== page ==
When works of art created for religious purposes outlive their original function, they often take on new meanings as they move from sacred spaces to secular collections. Religious art embodies a complicated amalgam of the aesthetic and the numinous, and the fourteen essays in this volume explore how the admixture changesoften radicallywith changes of function, setting, audience, and the passage of time.
Focusing on the centuries in which the phenomenon of collecting came powerfully into its own, these essays analyze the radical recontextualization of celebrated paintings by Raphael, Caravaggio, and Rubens; bring to light a lost holy tower from fifteenth-century Bavaria; and offer new insights into the meaning of "sacred" and "profane."
Collecting represents the primary mechanism by which a sacred work of art survives when it is alienated from its original context. In the field of art history, the consequences of such collectingits tendency to reframe an object, metaphorically and physicallyhave only begun to be investigated. Sacred Possessions charts the contours of a fertile terrain for further inquiry.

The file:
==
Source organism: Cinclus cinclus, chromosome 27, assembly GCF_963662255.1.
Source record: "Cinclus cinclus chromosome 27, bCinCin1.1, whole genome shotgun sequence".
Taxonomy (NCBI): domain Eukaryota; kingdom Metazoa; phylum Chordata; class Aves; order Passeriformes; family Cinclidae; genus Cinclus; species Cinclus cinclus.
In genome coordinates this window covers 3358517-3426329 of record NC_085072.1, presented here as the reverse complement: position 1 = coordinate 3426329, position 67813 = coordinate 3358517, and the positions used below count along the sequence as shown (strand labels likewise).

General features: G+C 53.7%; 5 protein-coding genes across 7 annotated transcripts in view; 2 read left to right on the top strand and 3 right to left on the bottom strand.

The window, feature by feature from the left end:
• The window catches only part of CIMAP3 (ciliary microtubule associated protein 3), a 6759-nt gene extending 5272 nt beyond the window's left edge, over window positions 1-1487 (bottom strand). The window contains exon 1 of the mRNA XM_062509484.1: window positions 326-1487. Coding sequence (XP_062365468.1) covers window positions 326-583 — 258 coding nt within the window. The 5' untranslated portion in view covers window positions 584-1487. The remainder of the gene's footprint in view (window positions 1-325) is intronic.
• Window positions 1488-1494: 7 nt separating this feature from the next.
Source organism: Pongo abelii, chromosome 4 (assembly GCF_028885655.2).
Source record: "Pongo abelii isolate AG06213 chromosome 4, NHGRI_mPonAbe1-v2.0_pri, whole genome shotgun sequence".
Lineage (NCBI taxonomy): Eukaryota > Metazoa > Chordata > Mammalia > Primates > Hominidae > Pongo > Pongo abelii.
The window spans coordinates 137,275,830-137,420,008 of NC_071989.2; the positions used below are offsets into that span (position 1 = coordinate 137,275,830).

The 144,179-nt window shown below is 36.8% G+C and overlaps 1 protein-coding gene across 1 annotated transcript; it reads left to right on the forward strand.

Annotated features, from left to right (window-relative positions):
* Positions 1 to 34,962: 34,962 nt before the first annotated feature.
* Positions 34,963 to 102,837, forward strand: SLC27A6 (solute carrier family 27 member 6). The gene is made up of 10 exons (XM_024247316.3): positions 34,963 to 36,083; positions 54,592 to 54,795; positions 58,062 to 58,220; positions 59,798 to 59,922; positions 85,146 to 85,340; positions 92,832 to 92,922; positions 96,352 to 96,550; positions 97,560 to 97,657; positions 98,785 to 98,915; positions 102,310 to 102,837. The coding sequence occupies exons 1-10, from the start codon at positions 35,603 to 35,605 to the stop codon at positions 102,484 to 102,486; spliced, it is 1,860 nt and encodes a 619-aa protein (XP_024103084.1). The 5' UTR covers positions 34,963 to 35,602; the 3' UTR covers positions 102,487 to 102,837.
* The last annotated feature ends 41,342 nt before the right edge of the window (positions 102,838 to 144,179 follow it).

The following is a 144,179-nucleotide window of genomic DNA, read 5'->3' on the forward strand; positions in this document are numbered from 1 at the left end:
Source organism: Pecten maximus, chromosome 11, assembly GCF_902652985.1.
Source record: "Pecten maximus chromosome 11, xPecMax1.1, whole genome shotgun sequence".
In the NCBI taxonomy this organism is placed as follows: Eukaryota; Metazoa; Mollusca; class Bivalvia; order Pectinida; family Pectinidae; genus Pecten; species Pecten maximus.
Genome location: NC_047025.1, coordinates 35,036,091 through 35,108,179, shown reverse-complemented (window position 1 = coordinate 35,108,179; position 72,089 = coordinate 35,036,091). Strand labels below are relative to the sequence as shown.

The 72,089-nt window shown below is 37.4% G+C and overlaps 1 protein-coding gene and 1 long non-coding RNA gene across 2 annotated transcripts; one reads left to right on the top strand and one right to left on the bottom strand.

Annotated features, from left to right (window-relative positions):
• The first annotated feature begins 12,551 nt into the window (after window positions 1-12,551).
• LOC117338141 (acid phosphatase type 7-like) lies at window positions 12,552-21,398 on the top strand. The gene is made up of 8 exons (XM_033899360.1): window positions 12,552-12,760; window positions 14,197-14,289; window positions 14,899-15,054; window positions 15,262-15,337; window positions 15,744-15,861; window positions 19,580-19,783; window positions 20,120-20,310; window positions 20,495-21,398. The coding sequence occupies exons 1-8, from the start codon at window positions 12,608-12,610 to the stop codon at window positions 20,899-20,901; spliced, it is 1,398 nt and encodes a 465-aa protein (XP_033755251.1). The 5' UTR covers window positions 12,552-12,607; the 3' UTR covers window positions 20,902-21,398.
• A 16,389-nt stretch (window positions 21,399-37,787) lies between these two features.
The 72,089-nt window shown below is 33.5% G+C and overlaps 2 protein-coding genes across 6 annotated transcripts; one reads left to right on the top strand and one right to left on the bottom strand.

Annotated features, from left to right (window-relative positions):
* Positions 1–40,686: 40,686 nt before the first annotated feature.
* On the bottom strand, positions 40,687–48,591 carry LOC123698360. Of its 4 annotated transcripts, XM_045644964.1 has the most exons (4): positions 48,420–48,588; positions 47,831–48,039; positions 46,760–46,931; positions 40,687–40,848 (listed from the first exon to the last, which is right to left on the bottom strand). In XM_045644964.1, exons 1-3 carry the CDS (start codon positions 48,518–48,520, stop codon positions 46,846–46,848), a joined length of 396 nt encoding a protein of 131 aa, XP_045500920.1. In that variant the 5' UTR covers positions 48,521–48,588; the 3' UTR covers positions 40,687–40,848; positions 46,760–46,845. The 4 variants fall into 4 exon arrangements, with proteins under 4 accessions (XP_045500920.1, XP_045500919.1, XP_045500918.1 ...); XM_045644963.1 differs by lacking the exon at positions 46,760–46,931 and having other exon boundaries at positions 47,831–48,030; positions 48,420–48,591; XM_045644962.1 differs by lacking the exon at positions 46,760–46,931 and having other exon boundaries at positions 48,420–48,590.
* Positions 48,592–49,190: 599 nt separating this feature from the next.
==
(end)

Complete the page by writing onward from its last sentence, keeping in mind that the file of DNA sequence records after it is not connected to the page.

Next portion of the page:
Gail Feigenbaum is associate director of the Getty Research Institute. Sybille Ebert-Schifferer is director of the Bibliotheca Hertziana, Max-Planck-Institut für Kunstgeschichte, Rome.
Available January 2011
Series: Issues & Debates